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Bond angle comparison in sp2 hybridised carbon atoms

  1. Feb 3, 2012 #1
    1. The problem statement, all variables and given/known data

    This was a question on an exam I took a week ago in inorganic chemistry. The problem statement was like: "We have two molecules, H2CCH2 (ethene) and F2CCF2 (1,1,2,2-tetrafluoroethene). Which bond angle is greater? H-C-H in ethene or F-C-F in 1,1,2,2-tetrafluoroethene?"

    2. Relevant equations


    3. The attempt at a solution

    I was quick to answer that the bond angle will be greater in F-C-F. There is a double C=C bond in both molecules which would tend to cause both angles to be slightly less than 120 degrees. However, since the F atoms have a larger electron cloud, the repulsion etween the two F atoms will be greater than the repulsion between two H atoms, so the F-C-F angle will be greater than the H-C-H angle. The problem is, I searched for experimental data and found that the opposite is the case.. Wikipedia says 117.4 degrees for H-C-H and here http://cccbdb.nist.gov/exp2.asp?casno=116143 the experimental value for F-C-F is 112.4 degrees. So does it turn out that I am wrong? Why? Do the double bond electrons come into play?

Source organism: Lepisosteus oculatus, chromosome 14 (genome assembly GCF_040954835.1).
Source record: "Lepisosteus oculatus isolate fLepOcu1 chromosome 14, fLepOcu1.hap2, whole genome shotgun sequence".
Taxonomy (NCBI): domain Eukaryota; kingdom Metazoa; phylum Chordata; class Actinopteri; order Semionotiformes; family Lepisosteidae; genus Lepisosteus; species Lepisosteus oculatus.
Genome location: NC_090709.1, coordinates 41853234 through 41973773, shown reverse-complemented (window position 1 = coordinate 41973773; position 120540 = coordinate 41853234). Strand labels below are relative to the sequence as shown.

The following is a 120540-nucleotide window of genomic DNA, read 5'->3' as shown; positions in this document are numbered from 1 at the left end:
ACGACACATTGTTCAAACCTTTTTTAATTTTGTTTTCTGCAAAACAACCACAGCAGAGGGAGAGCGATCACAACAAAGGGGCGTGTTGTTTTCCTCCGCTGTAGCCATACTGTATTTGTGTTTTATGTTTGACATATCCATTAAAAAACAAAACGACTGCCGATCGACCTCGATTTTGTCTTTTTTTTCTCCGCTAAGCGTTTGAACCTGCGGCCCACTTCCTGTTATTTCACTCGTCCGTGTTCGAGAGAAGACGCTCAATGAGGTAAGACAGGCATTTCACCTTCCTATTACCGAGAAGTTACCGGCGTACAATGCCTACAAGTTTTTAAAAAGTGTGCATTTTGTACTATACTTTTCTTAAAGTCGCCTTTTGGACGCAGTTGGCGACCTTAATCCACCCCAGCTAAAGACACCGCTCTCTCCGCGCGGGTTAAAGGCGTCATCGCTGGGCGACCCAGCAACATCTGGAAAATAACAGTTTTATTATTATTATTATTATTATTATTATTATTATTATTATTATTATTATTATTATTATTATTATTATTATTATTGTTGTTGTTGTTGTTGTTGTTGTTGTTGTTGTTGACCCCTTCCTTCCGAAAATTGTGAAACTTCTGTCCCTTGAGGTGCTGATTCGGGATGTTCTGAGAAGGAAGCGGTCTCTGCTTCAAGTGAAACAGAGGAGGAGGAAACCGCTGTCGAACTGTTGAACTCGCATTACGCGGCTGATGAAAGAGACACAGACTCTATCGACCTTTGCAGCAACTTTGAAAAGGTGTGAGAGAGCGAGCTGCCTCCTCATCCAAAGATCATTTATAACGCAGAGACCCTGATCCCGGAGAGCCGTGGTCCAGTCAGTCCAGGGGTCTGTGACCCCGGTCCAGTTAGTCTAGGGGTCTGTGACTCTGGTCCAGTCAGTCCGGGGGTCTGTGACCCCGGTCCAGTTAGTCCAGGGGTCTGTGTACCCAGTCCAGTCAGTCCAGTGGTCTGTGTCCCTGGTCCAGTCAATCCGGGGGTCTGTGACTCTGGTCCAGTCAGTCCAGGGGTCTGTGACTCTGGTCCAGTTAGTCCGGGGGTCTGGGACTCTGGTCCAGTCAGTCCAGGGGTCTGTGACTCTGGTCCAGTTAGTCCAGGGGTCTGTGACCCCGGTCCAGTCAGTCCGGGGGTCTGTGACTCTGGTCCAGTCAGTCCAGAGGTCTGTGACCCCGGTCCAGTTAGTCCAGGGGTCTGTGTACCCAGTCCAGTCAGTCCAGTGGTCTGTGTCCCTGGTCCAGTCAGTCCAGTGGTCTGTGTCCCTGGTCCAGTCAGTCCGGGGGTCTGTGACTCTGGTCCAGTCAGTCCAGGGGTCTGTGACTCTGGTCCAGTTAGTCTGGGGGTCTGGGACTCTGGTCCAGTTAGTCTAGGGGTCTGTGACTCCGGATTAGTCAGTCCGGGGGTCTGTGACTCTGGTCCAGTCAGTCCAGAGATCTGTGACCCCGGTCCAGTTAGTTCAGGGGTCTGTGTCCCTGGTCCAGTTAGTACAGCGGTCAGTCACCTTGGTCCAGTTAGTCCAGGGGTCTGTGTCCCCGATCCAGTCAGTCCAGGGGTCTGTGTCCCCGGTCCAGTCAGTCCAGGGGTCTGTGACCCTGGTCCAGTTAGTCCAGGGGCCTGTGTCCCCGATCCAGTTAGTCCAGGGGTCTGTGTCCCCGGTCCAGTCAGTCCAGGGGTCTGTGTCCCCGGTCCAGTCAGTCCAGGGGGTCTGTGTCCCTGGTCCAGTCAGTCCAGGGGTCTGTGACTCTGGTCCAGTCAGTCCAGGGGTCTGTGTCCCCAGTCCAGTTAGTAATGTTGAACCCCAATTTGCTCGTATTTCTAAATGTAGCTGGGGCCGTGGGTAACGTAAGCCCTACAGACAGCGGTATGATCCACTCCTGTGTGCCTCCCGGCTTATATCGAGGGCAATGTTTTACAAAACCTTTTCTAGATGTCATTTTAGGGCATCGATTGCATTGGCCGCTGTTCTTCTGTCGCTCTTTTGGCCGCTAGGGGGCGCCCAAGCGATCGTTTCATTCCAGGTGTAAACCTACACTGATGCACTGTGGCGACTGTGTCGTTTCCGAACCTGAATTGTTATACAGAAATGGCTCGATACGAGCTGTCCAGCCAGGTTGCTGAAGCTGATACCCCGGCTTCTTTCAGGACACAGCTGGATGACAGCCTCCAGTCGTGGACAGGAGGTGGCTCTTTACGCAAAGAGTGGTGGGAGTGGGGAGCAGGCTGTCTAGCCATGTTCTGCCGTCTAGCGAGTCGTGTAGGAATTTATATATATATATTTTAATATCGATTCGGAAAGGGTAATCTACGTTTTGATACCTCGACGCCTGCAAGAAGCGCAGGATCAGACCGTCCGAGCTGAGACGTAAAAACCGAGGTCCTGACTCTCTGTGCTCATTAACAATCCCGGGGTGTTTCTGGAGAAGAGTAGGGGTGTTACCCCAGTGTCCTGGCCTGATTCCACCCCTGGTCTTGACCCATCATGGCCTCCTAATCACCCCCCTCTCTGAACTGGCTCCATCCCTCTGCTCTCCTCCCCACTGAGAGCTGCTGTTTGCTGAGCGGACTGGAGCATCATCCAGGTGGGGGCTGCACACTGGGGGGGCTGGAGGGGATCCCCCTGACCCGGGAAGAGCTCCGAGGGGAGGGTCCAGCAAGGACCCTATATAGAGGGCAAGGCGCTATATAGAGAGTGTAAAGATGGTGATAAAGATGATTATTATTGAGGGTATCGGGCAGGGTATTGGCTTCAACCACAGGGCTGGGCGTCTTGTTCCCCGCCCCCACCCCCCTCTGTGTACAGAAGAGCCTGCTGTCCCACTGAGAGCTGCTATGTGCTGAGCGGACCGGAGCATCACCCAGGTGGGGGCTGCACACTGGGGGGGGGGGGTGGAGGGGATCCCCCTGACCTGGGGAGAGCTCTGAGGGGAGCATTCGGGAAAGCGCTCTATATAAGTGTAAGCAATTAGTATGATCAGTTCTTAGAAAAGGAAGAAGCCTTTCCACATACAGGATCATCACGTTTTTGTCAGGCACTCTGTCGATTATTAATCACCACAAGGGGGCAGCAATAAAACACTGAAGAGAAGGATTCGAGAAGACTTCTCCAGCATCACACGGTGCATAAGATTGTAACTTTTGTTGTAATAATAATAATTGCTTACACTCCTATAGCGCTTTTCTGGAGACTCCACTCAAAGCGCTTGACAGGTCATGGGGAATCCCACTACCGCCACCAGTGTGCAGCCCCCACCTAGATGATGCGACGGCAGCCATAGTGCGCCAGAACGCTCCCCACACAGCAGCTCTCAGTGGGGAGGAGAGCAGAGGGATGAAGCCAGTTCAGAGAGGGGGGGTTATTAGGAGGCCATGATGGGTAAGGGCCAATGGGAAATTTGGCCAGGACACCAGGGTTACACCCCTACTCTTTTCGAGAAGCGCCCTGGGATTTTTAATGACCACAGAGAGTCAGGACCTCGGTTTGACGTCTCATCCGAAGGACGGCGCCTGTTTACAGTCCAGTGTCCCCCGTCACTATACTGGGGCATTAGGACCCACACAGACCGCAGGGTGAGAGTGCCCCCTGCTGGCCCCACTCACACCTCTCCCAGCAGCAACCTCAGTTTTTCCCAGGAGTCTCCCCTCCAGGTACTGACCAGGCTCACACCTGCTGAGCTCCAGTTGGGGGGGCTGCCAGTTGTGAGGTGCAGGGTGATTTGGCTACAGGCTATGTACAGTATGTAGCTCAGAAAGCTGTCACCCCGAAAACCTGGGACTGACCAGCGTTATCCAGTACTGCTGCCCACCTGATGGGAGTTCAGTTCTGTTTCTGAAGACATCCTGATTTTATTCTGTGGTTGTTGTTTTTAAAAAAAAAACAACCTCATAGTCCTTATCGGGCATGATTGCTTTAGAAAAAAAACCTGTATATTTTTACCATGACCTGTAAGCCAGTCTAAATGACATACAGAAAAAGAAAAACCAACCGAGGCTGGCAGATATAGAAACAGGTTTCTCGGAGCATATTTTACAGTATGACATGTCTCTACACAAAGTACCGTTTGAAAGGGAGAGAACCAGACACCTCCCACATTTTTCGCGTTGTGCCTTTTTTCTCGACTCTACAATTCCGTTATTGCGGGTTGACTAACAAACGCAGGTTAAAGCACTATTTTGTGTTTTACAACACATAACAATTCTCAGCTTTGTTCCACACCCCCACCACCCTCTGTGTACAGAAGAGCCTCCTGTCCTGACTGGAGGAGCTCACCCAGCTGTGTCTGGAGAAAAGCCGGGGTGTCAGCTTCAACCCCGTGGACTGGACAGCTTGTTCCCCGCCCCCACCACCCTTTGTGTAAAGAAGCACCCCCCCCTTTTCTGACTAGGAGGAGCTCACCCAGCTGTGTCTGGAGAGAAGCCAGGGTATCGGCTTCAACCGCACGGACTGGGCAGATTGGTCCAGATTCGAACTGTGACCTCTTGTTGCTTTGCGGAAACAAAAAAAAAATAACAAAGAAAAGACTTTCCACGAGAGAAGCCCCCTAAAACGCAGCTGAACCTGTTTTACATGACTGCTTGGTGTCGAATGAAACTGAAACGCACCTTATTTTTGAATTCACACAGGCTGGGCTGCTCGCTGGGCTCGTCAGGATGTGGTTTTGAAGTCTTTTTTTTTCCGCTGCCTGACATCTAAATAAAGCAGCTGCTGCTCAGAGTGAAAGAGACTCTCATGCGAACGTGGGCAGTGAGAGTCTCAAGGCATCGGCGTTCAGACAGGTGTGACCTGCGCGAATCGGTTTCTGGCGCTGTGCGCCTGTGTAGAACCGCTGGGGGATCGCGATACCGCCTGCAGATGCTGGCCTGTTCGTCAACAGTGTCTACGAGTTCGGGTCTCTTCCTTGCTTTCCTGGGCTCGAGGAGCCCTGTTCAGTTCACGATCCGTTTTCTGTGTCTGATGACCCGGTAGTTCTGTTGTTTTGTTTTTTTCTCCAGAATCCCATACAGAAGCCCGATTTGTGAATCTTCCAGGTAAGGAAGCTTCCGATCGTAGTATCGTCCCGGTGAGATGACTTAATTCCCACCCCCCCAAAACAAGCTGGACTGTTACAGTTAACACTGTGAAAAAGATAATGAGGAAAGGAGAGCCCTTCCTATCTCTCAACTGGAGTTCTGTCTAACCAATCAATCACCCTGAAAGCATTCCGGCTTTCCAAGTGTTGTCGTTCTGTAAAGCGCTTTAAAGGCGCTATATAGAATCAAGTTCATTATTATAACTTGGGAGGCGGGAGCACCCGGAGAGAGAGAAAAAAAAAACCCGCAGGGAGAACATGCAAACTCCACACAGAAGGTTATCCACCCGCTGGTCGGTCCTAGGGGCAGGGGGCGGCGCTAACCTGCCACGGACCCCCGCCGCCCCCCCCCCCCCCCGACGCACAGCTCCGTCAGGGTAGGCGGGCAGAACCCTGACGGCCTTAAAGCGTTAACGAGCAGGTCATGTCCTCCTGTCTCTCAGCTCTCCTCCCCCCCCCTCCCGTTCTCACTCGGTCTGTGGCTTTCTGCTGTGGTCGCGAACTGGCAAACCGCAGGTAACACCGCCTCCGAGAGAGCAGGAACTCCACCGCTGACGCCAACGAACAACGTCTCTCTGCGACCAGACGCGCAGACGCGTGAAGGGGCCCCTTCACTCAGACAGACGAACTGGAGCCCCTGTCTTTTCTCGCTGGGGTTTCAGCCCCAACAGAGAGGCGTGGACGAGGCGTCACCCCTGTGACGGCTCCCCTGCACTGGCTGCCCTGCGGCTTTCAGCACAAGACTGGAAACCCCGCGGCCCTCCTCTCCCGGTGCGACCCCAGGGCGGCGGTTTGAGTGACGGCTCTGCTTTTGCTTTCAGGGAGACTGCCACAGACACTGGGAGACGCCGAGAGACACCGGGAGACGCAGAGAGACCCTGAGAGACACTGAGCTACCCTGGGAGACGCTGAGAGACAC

Thanks for your time people :)
  2. jcsd
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